Rare breed of IT tal­ent

Ser­ima looks to lift com­puter gi­ant’s game

Finweek English Edition - - Communication & Technology - CHIMWEMWE MWANZA chimwemwem@fin­week.co.za

CON­SEN­SUS AMONG IT an­a­lysts polled at the re­cent Gov­ern­ment tech­nol­ogy sum­mit in Dur­ban was that the down­turn in the global econ­omy will have a neg­a­tive ef­fect on the purse strings of ma­jor cor­po­rate IT spenders. Add to that the squeeze on dis­cre­tionary spend­ing – largely the re­sult of a world­wide credit crunch and spi­ralling in­ter­est rates – and it would seem the pes­simists might have the up­per hand.

How­ever, that’s a pre­dic­tion Pfungwa Ser­ima, in­com­ing MD of SAP Africa, is quick to dis­miss. “De­spite the chal­lenges ahead, the IT in­dus­try is poised for stel­lar growth over the next few years,” says Ser­ima, adding that un­cer­tainty in the fi­nan­cial mar­kets is of­ten seen as a key driver of IT ex­pen­di­ture. SAP’s first black MD in Africa.

But the mod­est Ser­ima down­plays the sig­nif­i­cance of the race is­sue to his ap­point­ment. “I don’t let this black and white thing go to my head. Given my achieve­ments with Mi­crosoft dur­ing my short-lived stay, I’d say I got the po­si­tion on merit.”

Deloitte’s an­nual Best com­pany to work for sur­vey ranked Mi­crosoft SA as the top ICT com­pany in SA for 2006/2007. With all com­pa­nies fac­tored in the sur­vey, Mi­crosoft took sec­ond place. “While we’ve been spend­ing money on train­ing and up-skilling IT per­son­nel we’re mind­ful of the fact we work within a free mar­ket en­vi­ron­ment,” says Ser­ima. Dur­ing his stint he trained more than 3 000 IT grad­u­ates, most of them hav­ing since ei­ther been poached or de­fected to com­pet­ing sta­bles.

So why the jump to SAP? “Not­with­stand­ing the strength of the Mi­crosoft brand, I just couldn’t re­sist the temp­ta­tion to join SAP. Its po­si­tion com­ple­ments my ca­reer path. Be­sides, the chal­lenges at SAP are huge,” says Ser­ima. SAP’s global rev­enue for

It’s not atyp­i­cal of the prag­matic Ser­ima to take hugely con­trast­ing po­si­tions in such key in­dus­try de­bates. For some­one with di­rect ac­cess to Bill Gates and who counts Cheikh Diarra – Mi­crosoft Africa’s chair­man – among his close busi­ness as­so­ciates, Ser­ima’s earned the re­spect of peers in the lo­cal IT in­dus­try.

In 2006 the 42year-old Zim­bab­wean-born com­puter science and busi­ness stud­ies grad­u­ate de­fied racial prej­u­dices to be­come the first black MD of global IT heavy­weight Mi­crosoft’s op­er­a­tions in SA.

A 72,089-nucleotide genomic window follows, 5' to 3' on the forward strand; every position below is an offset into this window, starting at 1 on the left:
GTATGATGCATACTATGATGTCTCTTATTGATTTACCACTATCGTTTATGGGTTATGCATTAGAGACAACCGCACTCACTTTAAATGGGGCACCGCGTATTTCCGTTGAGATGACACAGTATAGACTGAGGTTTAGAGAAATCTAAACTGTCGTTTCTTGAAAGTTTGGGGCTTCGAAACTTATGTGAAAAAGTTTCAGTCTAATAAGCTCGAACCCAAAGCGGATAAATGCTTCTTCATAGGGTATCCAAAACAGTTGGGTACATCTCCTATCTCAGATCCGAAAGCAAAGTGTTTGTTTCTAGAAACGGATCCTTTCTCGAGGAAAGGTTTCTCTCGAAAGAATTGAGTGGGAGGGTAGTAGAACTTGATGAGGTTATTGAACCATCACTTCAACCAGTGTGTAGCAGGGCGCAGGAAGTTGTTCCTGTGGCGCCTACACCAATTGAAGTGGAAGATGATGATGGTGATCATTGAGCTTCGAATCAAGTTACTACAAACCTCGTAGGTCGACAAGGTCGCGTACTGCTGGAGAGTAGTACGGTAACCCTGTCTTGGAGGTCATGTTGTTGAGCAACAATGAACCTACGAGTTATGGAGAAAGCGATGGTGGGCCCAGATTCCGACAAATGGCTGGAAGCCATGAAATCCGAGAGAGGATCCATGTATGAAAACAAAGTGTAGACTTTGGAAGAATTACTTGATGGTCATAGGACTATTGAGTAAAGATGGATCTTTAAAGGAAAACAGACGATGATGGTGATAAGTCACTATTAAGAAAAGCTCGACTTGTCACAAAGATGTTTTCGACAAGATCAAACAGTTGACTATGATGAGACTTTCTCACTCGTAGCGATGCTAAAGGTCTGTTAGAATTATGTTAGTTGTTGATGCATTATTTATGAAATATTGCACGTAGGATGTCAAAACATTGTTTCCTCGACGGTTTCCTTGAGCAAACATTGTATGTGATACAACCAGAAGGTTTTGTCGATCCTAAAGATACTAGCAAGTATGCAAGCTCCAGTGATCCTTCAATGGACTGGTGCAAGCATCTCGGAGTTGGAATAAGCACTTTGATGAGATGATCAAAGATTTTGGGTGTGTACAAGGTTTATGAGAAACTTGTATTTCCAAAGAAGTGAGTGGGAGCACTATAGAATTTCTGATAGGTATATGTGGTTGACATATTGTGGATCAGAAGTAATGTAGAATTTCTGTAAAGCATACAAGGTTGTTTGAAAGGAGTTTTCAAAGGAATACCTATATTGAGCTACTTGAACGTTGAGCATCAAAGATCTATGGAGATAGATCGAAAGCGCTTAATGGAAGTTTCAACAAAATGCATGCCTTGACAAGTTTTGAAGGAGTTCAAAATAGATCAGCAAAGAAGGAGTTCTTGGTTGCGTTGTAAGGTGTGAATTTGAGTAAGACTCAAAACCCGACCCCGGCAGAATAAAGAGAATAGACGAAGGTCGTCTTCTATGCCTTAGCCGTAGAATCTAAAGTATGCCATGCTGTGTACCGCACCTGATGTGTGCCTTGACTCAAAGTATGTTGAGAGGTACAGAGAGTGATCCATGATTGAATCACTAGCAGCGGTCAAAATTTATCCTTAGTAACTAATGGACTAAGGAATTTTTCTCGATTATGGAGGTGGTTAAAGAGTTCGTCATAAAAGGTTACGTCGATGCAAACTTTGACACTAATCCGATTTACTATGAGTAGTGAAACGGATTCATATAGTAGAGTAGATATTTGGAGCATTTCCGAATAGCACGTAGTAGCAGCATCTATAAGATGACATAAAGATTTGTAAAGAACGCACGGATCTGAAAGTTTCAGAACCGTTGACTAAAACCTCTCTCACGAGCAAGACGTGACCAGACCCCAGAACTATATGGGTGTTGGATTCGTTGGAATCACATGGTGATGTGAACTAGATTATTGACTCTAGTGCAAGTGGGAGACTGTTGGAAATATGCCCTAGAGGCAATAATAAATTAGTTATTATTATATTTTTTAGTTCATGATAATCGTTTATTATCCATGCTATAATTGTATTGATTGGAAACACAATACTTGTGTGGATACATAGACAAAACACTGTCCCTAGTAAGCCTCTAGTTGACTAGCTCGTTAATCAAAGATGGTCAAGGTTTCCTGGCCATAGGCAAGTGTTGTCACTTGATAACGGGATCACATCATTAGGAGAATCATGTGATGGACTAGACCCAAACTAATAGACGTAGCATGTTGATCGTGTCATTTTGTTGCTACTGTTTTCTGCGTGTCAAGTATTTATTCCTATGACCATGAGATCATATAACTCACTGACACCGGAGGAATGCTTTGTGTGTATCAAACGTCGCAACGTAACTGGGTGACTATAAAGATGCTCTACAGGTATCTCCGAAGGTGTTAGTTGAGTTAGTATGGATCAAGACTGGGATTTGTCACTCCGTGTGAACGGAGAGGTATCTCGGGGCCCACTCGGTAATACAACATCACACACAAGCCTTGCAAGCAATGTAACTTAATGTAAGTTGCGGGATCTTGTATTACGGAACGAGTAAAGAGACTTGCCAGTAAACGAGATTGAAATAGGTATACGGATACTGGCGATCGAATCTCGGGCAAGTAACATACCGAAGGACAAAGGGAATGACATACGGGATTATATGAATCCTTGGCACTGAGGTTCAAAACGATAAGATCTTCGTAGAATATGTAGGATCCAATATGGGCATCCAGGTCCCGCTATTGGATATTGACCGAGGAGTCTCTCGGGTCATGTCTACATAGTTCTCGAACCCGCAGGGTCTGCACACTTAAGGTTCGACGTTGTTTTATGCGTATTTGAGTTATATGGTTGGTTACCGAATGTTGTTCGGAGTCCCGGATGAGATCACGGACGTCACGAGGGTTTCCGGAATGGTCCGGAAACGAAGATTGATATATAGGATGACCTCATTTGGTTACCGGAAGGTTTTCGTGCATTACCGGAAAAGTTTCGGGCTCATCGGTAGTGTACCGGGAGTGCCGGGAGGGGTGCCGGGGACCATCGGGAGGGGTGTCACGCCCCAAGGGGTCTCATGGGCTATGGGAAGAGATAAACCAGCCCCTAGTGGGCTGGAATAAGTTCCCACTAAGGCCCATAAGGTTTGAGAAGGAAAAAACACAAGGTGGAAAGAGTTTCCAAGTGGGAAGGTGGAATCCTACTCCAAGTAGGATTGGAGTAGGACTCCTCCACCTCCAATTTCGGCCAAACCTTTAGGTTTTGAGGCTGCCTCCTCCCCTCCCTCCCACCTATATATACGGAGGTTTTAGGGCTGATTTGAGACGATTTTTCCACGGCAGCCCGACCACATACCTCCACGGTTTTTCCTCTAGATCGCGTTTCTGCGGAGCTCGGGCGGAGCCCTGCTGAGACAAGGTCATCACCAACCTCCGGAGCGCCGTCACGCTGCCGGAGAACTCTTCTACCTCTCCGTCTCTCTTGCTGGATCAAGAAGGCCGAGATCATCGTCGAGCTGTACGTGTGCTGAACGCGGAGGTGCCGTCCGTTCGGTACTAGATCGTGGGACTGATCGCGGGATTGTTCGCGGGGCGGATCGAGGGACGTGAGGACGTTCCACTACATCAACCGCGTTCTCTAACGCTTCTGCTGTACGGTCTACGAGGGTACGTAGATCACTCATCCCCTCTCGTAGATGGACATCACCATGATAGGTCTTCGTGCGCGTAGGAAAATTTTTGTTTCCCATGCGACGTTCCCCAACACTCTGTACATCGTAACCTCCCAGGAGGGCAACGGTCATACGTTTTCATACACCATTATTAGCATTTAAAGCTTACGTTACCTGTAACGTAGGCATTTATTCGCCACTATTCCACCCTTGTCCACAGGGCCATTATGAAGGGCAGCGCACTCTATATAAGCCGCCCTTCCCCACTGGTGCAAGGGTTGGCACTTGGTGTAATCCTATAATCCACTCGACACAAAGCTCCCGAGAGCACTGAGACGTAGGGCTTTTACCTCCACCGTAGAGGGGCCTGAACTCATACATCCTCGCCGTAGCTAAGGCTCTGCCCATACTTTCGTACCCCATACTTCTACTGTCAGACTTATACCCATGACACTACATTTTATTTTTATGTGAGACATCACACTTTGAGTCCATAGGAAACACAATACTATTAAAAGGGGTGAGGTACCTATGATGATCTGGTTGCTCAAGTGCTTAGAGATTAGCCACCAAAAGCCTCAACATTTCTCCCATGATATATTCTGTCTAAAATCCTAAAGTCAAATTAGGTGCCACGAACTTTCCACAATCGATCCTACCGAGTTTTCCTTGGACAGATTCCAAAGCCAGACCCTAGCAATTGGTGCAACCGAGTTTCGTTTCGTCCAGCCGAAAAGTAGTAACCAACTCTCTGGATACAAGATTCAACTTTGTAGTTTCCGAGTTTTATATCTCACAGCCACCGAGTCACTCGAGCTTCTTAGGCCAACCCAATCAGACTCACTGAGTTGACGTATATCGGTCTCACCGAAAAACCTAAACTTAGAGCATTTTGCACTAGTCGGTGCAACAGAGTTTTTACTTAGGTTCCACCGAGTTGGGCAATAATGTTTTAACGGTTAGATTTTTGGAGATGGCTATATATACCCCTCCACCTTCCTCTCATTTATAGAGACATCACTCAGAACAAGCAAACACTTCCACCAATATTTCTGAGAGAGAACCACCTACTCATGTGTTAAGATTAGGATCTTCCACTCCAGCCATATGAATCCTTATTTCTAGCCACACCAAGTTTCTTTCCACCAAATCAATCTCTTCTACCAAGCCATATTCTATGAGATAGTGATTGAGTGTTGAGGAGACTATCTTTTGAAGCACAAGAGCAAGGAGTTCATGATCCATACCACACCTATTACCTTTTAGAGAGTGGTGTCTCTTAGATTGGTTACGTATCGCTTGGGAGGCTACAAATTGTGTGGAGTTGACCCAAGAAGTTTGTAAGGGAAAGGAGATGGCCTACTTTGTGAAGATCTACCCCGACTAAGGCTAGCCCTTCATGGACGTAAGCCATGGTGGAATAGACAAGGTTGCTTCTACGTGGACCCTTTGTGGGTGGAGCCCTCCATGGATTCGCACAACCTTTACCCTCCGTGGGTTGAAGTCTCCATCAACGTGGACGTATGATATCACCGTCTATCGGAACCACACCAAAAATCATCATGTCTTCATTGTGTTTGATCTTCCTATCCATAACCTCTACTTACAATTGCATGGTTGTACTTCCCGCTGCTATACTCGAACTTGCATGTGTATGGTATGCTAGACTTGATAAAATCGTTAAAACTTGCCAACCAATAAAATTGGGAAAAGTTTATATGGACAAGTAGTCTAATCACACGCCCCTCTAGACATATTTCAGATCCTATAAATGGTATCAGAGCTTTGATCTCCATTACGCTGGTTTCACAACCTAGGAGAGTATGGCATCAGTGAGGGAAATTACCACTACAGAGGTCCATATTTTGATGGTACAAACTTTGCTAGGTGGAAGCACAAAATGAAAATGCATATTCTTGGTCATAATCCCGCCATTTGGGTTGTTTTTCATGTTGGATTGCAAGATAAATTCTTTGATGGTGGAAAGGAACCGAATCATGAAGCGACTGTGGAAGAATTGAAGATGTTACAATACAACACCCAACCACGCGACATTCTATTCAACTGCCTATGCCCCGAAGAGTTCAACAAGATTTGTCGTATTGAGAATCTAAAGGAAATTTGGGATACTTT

Richard Hurst, an­a­lyst at re­search house IDC, is com­pli­men­tary about Ser­ima. Says Hurst: “He rep­re­sents a rare breed of black IT tal­ent. Let’s face it, other than MTN’s Phuthuma Nh­leko, Gi­ji­maAst’s Jonas Bo­goshi and Thoko Mogkotsi-Mwan­temba (HP), there aren’t too many black ex­ec­u­tives in this in­dus­try.”

Though Ser­ima de­clines to make pub­lic Mi­crosoft’s share of the SA mar­ket and rev­enue fig­ures, the com­pany dur­ing his ten­ure as MD had a con­sid­er­able mar­ket pres­ence. But it seems not even the lure to head SA’s big­gest un­listed IT com­pany, which comes with a di­rect line to the leg­endary Gates, was enough for Ser­ima to stay on at Mi­crosoft.

In an­other first for his IT ca­reer, Ser­ima has jumped the Mi­crosoft ship for Ger­man soft­ware gi­ant SAP, re­plac­ing Claas Kuehne­mann, who has been pro­moted to pres­i­dent for Europe, the Mid­dle East and Africa. In fact, Ser­ima be­comes fi­nan­cial 2007 grew to €6,5bn, with emerg­ing mar­kets ac­count­ing for around 33% of that fig­ure. “Al­though Asia – driven by the spend­ing prow­ess of In­dia – is a big IT spen­der, one of my chal­lenges is to grow Africa’s con­tri­bu­tion to SAP’s for­tunes. SA, Nige­ria and Egypt are just some of the big driv­ers of growth.”

Asked about fu­ture moves, Ser­ima says: “My high school teacher – who hap­pened to be a for­mer US Marine – taught me some­thing that’s largely helped shape my ca­reer path: Take one chal­lenge at a time. I can’t be look­ing for the next chal­lenge when I’ve hardly started at SAP.”

“I want to grow SAP’s foot­print in Africa.” Pfungwa Ser­ima

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